scanf function

This is a discussion on scanf function within the C Programming forums, part of the General Programming Boards category; I am developing windows console based application. And I need to read characters (entered by kbd) on console. I am ...

  1. #1
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    scanf function

    I am developing windows console based application. And I need to read characters (entered by kbd) on console. I am using scanf function. Is there any wrong in using C library in Windows application?

    Please let me know.

  2. #2
    Confused Magos's Avatar
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    Using scanf is ok in console (that is what you meant, right? Not windows API?) though I suggest you use fgets instead. Scanf is easily crashed.
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  3. #3
    End Of Line Hammer's Avatar
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    When all else fails, read the instructions.
    If you're posting code, use code tags: [code] /* insert code here */ [/code]

  4. #4
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    There is nothing wrong with using C standard libraries in a console application. That is how they are written.

    As long as you stick with the standard C libraries, you will be able to take that code and compile it on any machine, regardless of OS.

    Where you get into trouble is when you start using platform specific libraries and header files.
    IE:
    #include <windows.h> // Windows
    #include <sys/*.h> // Unix & Linux

    Now, as far as scanf goes, there are better ways:

    Instead of doing this:
    Code:
     scanf("%d", &val);
    Use fgets, and sscanf if they are numerical values (integers, floats, etc).
    Or use straight fgets to read in strings:
    Code:
     
    #include <stdio.h>
    #include <stdlib.h>
    #include <string.h>
    
    /* fgetstring -- function that uses fgets, but removes the new-line character, and places a null terminating character at the end of the string */
    char* fgetstring(char* s, size_t size, FILE* stream)
    {
    	char* status;
    
    	status = fgets(s, (int)size, stream);
    	if(status != NULL)
    	{
    		size_t strlength = strlen(s);
    		
    		if(s[strlength - 1] == '\n')
    		{
    			s[strlength - 1] = '\0';
    		}
    	}
    	
    	return status;
    }
    
    int main(void)
    {
    	int iVal;
    	float fVal;
    	char myString[20];
    	char tempString[1024];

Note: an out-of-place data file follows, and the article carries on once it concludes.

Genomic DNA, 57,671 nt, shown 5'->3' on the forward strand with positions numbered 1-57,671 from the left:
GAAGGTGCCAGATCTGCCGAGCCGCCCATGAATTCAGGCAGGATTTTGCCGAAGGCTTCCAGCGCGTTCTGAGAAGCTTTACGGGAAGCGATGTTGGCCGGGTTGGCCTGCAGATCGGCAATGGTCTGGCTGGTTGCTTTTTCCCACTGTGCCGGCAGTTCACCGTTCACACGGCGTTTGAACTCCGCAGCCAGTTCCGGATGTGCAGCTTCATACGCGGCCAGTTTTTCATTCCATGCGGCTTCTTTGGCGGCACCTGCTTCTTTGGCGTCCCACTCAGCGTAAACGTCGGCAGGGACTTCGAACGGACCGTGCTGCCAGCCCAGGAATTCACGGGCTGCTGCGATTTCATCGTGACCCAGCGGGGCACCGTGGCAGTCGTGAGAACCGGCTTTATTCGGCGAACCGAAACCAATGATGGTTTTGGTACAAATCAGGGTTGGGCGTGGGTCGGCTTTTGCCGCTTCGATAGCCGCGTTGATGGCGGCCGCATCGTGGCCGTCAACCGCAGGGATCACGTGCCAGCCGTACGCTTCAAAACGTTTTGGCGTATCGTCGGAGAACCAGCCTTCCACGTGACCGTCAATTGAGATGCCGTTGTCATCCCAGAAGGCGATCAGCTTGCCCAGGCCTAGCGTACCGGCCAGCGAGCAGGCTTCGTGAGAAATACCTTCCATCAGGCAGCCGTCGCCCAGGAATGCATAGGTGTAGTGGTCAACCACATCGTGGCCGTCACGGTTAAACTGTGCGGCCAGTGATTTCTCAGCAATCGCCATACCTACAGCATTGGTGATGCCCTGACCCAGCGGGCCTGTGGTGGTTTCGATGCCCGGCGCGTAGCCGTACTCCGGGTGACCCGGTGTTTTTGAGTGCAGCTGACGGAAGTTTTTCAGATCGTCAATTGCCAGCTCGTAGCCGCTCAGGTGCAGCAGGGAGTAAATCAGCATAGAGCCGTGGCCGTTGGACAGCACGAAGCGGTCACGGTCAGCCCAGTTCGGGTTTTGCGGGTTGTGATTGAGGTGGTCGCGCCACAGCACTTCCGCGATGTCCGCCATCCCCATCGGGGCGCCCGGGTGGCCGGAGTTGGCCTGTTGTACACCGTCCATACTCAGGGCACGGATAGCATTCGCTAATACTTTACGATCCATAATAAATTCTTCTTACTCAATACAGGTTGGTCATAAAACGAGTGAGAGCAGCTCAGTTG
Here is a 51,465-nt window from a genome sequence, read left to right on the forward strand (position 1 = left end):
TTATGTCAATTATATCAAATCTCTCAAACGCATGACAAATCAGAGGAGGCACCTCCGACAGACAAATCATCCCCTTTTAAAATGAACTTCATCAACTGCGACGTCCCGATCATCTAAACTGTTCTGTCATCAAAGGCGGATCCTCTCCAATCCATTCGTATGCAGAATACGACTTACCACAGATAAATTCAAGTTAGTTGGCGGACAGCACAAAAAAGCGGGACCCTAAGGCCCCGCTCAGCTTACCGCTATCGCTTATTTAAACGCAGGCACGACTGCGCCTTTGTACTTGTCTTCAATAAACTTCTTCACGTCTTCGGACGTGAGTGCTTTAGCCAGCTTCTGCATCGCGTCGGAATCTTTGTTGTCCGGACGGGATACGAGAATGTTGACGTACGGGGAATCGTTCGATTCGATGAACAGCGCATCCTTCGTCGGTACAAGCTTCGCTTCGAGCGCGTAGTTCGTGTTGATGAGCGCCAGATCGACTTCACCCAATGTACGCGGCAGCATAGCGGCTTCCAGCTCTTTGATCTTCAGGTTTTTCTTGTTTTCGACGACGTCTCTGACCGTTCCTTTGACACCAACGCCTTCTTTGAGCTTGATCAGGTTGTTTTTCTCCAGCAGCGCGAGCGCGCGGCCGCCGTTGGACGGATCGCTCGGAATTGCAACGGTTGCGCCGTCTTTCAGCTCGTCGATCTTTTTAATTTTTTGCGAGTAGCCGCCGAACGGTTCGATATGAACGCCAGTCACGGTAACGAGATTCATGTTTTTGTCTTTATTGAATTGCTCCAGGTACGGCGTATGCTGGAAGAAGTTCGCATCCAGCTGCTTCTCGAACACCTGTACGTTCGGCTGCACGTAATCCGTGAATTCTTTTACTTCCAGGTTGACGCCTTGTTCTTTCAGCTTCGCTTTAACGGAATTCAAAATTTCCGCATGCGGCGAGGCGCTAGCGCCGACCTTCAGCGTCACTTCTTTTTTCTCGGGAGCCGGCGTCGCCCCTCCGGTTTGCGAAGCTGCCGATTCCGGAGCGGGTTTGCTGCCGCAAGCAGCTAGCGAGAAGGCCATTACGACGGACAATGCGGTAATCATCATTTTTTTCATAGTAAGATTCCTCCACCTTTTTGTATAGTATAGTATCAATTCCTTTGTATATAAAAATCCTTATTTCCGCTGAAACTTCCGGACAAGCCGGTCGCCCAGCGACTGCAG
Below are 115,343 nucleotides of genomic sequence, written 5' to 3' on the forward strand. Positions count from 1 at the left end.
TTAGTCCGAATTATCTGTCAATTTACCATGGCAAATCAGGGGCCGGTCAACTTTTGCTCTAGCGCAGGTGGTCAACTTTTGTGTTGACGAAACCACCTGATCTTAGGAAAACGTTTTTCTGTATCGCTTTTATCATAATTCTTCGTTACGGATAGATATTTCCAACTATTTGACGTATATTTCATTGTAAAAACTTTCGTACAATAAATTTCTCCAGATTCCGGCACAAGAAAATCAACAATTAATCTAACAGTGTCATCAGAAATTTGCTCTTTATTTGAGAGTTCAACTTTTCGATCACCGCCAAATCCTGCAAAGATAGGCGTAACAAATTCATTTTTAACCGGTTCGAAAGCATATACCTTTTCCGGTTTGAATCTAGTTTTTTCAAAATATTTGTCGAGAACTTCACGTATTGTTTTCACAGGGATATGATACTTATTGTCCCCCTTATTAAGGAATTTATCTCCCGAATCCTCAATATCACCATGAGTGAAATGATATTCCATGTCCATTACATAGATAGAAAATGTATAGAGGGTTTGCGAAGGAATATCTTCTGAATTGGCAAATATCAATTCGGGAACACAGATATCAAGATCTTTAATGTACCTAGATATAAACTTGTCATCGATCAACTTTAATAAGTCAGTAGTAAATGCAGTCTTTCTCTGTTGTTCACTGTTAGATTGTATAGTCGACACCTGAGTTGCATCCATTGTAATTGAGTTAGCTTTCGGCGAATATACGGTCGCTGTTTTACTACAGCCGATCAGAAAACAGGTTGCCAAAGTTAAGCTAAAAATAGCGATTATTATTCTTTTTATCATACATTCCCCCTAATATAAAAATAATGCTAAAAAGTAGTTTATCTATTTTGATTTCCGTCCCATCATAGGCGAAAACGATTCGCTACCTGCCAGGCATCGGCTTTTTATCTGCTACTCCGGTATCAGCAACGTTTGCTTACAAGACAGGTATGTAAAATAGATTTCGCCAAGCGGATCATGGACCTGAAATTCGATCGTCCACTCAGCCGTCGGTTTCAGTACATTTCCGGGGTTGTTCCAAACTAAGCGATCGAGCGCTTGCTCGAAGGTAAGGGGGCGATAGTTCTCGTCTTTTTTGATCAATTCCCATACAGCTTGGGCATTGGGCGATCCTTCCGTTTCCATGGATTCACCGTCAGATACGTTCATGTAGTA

printf("Enter an integer value\n");
    	fgetstring(tempString, sizeof(tempString), stdin);
    	sscanf(tempString, "%d", &iVal);
    
    	printf("Enter a Floating point value\n");
    	fgetstring(tempString, sizeof(tempString), stdin);
    	sscanf(tempString, "%f", &fVal);
    
    	printf("Enter a string of characters\n");
    	fgetstring(myString, sizeof(myString), stdin);
    	/* Use this if you want to store the string in temporary
                        memory first
                    fgetstring(tempString, sizeof(tempString), stdin);
                    memcpy(myString, tempString, sizeof(myString));*/
    
    	printf("iVal = %d\n", iVal);
    	printf("fVal = %.2f\n", fVal);
    	printf("myString = %s\n", myString);
    
    	return 0;
    }

    Hope that helps.

  5. #5
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    Thanks for reply.

    But after building the code in VC++ 6.0. I got following error.

    \microsoft visual studio\vc98\include\stdlib.h(298) : error C2040: 'malloc' : 'void *(unsigned int )' differs in levels of indirection from 'void *(unsigned int )'

    c:\program files\microsoft visual studio\vc98\include\string.h(105) : error C2040: 'strcpy' : 'char *(char *,const char *)' differs in levels of indirection from 'char *(char *,const char *)'

    So is there any restriction on the code.

    Thanks,

  6. #6
    Registered User Vber's Avatar
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    you're compiling your code as C? (*.c) or as C++? (*.cpp)

  7. #7
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    Compiling code as C

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